29 May 2010

[webdesign] Web Pages as Posters

2421.There are at least two main rationales for how to lay out effective web pages that I can think of.

The first, which leans toward sheer functionality, depends on the observation that people tend to read web pages in a capital "F" pattern: along the top, then down the left side, scanning right as interest or necessity or interest directs.

The second depends on a sense of play. I've recently noticed a trend in web page design that takes precisely this antic approach to amp up the interest, and it works quite well.

A good example, pointed at by this article at Sean Nieuwoudt's blog, is the Carsonified "Summer Camp" event, whose web pages looks very much like a poster. As a teen I covered my room with them: posters are teh awesoem, providing witty decor, in many cases, long after the event they promote has faded into history and memories:



This could work very well as a poster in a public place, or decorating your studio or bedroom wall, or being framed as a kind of an ironic objet d'arte. It's cool style and simple touches provide a lot of fun for the eye: you remember it.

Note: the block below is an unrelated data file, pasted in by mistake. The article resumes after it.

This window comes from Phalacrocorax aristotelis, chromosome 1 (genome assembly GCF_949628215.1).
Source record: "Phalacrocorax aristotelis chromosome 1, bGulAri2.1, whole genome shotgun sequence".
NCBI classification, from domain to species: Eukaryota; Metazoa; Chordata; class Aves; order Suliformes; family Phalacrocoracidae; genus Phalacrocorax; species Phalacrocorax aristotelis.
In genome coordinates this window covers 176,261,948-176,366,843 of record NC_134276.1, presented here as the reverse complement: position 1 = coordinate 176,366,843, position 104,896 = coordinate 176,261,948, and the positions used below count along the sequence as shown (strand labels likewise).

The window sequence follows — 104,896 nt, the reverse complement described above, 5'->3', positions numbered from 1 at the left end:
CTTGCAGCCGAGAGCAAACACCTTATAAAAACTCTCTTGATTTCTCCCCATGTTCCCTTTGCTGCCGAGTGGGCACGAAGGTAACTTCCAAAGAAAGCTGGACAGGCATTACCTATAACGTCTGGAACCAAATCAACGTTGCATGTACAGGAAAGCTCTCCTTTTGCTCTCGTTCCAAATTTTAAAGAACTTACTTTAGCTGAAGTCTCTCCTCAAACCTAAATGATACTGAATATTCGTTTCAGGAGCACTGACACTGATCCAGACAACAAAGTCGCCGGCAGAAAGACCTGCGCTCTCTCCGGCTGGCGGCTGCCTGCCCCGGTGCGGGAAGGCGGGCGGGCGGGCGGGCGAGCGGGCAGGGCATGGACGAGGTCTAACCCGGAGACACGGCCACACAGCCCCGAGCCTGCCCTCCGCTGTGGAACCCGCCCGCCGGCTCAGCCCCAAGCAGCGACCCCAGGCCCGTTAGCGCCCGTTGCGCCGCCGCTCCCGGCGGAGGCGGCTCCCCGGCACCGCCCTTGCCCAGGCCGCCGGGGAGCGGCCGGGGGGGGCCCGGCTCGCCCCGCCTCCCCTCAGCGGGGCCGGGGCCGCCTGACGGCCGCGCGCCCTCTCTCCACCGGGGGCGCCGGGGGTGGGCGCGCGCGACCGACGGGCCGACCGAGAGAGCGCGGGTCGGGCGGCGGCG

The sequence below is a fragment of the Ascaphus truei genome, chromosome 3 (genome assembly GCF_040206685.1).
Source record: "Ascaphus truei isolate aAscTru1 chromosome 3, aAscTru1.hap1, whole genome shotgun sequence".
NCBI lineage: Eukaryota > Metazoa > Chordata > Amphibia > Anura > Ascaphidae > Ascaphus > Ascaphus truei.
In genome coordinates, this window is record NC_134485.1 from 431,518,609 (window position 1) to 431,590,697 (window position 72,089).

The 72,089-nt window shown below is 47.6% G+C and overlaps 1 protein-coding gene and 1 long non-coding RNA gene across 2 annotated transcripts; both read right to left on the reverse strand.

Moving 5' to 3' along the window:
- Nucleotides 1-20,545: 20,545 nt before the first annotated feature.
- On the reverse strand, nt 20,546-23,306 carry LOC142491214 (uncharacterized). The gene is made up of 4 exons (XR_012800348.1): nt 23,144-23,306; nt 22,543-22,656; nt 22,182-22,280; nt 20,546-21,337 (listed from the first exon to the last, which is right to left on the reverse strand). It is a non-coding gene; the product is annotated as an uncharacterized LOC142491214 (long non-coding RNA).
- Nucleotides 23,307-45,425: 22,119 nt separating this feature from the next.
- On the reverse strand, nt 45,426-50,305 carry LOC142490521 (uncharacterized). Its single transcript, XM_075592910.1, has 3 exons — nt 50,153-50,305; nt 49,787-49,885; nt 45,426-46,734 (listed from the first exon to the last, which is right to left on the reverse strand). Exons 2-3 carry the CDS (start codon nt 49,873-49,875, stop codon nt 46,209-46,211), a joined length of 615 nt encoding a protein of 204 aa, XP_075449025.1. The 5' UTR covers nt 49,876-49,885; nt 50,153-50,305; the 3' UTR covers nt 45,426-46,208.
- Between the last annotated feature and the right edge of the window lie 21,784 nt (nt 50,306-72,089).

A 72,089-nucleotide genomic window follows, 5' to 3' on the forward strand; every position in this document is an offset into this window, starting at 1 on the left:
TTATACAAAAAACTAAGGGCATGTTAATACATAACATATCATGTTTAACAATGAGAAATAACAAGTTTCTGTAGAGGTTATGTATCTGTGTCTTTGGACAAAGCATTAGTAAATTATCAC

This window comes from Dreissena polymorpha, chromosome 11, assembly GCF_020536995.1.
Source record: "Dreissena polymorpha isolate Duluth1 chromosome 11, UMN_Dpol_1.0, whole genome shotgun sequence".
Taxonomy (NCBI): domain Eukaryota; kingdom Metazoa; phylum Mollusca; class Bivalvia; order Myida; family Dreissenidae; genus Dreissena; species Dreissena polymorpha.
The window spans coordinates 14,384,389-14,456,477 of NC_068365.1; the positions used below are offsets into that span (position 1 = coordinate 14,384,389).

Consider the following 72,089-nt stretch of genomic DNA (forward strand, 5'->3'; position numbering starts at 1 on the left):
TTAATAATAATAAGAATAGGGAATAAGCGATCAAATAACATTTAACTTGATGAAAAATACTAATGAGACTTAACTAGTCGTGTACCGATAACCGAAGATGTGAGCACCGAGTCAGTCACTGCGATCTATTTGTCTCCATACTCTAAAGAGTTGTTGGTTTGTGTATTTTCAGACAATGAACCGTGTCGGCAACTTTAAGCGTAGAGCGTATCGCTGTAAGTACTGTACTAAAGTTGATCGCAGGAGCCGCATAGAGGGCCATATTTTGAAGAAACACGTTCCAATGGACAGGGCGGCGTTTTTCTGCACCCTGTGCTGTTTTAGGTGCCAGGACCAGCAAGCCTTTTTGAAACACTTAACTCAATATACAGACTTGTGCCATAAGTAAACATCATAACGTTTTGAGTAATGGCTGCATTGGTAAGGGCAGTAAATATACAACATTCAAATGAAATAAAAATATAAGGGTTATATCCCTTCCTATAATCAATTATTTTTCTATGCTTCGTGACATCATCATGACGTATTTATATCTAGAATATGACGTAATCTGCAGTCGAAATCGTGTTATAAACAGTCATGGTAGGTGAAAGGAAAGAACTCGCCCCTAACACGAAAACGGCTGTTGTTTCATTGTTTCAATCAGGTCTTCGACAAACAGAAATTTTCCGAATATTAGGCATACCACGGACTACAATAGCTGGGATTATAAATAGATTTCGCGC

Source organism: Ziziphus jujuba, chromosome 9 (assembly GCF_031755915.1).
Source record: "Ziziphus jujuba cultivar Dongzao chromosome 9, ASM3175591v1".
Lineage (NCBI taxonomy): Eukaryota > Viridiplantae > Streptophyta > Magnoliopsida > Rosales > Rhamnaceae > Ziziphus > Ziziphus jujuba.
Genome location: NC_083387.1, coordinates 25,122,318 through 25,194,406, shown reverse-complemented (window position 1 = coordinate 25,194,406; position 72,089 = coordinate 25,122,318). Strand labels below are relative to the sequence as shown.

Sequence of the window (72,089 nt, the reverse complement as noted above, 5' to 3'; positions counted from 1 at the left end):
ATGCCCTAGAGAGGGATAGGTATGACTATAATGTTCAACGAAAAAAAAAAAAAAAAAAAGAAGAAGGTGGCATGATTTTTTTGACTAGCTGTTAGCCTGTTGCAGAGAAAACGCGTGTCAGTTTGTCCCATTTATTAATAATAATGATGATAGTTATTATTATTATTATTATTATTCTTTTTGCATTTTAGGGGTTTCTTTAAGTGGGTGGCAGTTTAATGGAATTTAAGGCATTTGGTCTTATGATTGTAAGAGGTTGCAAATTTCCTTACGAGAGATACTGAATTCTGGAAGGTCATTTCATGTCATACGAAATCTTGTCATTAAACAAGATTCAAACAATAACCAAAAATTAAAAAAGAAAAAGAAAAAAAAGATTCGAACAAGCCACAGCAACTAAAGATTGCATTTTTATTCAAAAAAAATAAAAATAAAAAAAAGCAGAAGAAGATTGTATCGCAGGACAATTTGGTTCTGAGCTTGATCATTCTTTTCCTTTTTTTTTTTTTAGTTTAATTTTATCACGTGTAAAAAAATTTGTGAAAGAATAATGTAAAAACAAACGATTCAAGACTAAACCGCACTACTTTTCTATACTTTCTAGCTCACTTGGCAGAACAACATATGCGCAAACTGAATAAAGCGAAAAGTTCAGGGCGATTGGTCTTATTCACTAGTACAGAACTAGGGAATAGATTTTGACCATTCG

And, even though the event happened in 2009, you still like looking at it. It transitioned from information delivery into a kind of art work, in a nifty way.

Your eye pretty much eats up the charming imagery. The amusing "Sign Up Here!" sticker, looking as though it was picked at by some mysterious bored finger at some point, is a visual bonus. The hand-crafted-looking type speaks for itself.

In Sean's article, Design Posters Not Landing Pages, the principles of poster design are made relevant to web page design, allowing for an alternative way to present over the intartuebz: You can have your sober, ordered, pinstriped-navigationerly web page where it's appropriate. But, where it's possible to have the fun, you can think of your web page as a poster, imagine what it would look like on your wall & and design it accordingly.

It dovetails very nicely with the trend toward "hand drawn and lettered" looks in web page design that we seem to see in so many places these days. It's kind of a breath of fresh air, mixing it all up.


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